Celebrating 25 Years of Mobb Deep’s ‘Hell on Earth’

In the twenty-five years since its drop date, Hell On Earth's classic rank has been etched in hip-hop culture with fire and brimstone, Chris Mitchell writes.
By    December 3, 2021

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Chris Mitchell stands and eats with the wedding photographers.

A quarter century ago last month, I left the crib and popped a dubbed copy of Hell On Earth by Mobb Deep into my Walkman, pressed play and headed to school. My friends and I would always claim spots on the 220 bus’ top deck, and today, the air was dense with adolescent bravado. Going to school in another borough always felt like I was leaving one world and entering another, but this time, as I sat on one of London’s world-famous red double-deckers driving over the Mitre Bridge listening to the new Mobb Deep album, I found myself teleporting to the concrete lava of New York.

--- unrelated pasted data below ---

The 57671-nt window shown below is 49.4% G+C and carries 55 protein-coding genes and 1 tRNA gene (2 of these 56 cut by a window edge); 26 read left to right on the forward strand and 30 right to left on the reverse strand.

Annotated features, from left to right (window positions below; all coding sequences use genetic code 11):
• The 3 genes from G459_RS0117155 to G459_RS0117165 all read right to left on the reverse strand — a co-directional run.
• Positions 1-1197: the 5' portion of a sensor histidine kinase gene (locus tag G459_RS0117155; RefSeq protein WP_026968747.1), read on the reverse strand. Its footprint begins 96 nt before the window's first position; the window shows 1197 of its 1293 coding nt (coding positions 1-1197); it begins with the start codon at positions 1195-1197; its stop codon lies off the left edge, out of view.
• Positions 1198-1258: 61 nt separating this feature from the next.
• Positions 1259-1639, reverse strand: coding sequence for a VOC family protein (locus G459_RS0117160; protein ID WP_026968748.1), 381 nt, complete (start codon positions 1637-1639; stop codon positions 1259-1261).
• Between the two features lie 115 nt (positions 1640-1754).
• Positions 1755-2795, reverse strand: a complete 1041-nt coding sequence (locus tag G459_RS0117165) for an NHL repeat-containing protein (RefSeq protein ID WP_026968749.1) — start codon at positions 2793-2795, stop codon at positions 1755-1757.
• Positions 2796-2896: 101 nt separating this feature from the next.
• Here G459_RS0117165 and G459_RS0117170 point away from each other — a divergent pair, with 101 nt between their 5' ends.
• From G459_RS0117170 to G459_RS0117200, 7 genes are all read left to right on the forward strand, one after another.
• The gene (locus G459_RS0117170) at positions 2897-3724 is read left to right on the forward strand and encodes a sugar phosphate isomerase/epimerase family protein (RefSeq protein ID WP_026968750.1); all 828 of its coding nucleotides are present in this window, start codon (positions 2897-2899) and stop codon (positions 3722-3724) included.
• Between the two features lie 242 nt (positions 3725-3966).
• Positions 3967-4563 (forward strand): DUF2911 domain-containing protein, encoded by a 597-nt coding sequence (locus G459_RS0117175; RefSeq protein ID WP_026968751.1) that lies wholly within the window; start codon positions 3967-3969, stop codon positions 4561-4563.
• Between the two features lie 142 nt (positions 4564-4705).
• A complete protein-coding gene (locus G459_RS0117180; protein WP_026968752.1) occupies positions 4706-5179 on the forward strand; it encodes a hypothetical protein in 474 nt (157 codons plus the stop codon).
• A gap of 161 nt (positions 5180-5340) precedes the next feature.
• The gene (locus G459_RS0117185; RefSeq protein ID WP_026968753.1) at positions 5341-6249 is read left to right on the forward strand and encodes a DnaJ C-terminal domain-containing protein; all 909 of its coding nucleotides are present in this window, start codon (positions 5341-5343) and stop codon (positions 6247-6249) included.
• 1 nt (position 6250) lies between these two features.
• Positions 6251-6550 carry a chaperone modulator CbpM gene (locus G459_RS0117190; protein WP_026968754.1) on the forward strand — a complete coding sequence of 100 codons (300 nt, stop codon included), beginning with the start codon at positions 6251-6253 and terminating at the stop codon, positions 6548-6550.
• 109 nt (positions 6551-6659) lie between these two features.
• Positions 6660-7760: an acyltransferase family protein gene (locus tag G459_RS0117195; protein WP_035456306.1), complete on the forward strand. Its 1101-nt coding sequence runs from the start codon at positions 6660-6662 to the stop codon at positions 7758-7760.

Hell On Earth by Mobb Deep was released on Tuesday November 19th 1996 on Loud/RCA, right at the tail end of rap’s second golden era. Just three years earlier, a fresh-faced Havoc and Prodigy had dropped their debut, Juvenile Hell, on 4th and Broadway. The album didn’t sell, and they ended up losing their deal, but all they needed was a second chance. By 94’, Mobb Deep inked a new contract with Steve Rifkind’s Loud Records and their sophomore album, The Infamous, received glowing feedback from the streets and critics upon release in the spring of ’95. Its balance of knucklehead nihilism and world-weary wisdom that defied its creators’ teenage years was both enthralling and terrifying. Mobb Deep encapsulated the subtextual menace prevalent in the mid-90s New York ecosystem. The perfect quiet storm of the right label, right sound and right time – along with their creative resilience – set in motion momentum which continued into Hell On Earth.